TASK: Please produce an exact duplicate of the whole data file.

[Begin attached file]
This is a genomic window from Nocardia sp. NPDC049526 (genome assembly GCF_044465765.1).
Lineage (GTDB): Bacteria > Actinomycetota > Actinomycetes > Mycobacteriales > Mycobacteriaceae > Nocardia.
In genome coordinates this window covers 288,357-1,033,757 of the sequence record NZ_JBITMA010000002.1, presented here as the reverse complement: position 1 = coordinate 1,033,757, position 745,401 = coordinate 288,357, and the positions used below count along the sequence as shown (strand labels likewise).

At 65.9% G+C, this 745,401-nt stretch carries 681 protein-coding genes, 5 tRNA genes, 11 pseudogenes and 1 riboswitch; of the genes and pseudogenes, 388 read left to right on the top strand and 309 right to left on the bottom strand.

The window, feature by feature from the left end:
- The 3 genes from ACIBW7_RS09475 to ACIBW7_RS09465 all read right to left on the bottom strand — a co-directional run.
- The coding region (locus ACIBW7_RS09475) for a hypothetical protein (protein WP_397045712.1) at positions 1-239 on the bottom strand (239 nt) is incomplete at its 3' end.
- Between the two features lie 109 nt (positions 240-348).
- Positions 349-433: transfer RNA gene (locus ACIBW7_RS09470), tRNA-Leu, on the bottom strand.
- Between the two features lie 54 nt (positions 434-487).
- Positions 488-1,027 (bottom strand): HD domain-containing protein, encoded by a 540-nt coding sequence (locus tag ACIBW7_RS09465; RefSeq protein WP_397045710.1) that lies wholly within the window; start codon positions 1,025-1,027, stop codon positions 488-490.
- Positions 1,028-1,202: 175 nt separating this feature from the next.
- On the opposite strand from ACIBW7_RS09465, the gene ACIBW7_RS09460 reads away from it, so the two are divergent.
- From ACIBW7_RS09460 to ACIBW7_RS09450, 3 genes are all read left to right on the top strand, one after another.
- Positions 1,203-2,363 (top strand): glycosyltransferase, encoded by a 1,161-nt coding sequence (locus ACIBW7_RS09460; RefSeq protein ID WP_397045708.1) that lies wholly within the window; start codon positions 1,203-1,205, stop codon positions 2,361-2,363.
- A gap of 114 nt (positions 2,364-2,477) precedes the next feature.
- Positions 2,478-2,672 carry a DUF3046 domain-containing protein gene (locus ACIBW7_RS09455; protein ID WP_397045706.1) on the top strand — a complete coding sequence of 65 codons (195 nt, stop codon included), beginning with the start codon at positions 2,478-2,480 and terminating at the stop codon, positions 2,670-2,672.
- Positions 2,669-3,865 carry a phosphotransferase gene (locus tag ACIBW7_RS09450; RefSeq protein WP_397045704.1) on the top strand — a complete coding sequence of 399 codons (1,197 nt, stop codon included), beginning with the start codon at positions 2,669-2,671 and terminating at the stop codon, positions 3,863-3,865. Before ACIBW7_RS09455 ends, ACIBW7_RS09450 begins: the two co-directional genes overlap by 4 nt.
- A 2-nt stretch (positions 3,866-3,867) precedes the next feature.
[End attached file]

This is a genomic window from Nocardia sp. NPDC049526 (genome assembly GCF_044465765.1).
Lineage (GTDB): Bacteria > Actinomycetota > Actinomycetes > Mycobacteriales > Mycobacteriaceae > Nocardia.
In genome coordinates this window covers 288,357-1,033,757 of the sequence record NZ_JBITMA010000002.1, presented here as the reverse complement: position 1 = coordinate 1,033,757, position 745,401 = coordinate 288,357, and the positions used below count along the sequence as shown (strand labels likewise).

At 65.9% G+C, this 745,401-nt stretch carries 681 protein-coding genes, 5 tRNA genes, 11 pseudogenes and 1 riboswitch; of the genes and pseudogenes, 388 read left to right on the top strand and 309 right to left on the bottom strand.

The window, feature by feature from the left end:
- The 3 genes from ACIBW7_RS09475 to ACIBW7_RS09465 all read right to left on the bottom strand — a co-directional run.
- The coding region (locus ACIBW7_RS09475) for a hypothetical protein (protein WP_397045712.1) at positions 1-239 on the bottom strand (239 nt) is incomplete at its 3' end.
- Between the two features lie 109 nt (positions 240-348).
- Positions 349-433: transfer RNA gene (locus ACIBW7_RS09470), tRNA-Leu, on the bottom strand.
- Between the two features lie 54 nt (positions 434-487).
- Positions 488-1,027 (bottom strand): HD domain-containing protein, encoded by a 540-nt coding sequence (locus tag ACIBW7_RS09465; RefSeq protein WP_397045710.1) that lies wholly within the window; start codon positions 1,025-1,027, stop codon positions 488-490.
- Positions 1,028-1,202: 175 nt separating this feature from the next.
- On the opposite strand from ACIBW7_RS09465, the gene ACIBW7_RS09460 reads away from it, so the two are divergent.
- From ACIBW7_RS09460 to ACIBW7_RS09450, 3 genes are all read left to right on the top strand, one after another.
- Positions 1,203-2,363 (top strand): glycosyltransferase, encoded by a 1,161-nt coding sequence (locus ACIBW7_RS09460; RefSeq protein ID WP_397045708.1) that lies wholly within the window; start codon positions 1,203-1,205, stop codon positions 2,361-2,363.
- A gap of 114 nt (positions 2,364-2,477) precedes the next feature.
- Positions 2,478-2,672 carry a DUF3046 domain-containing protein gene (locus ACIBW7_RS09455; protein ID WP_397045706.1) on the top strand — a complete coding sequence of 65 codons (195 nt, stop codon included), beginning with the start codon at positions 2,478-2,480 and terminating at the stop codon, positions 2,670-2,672.
- Positions 2,669-3,865 carry a phosphotransferase gene (locus tag ACIBW7_RS09450; RefSeq protein WP_397045704.1) on the top strand — a complete coding sequence of 399 codons (1,197 nt, stop codon included), beginning with the start codon at positions 2,669-2,671 and terminating at the stop codon, positions 3,863-3,865. Before ACIBW7_RS09455 ends, ACIBW7_RS09450 begins: the two co-directional genes overlap by 4 nt.
- A 2-nt stretch (positions 3,866-3,867) precedes the next feature.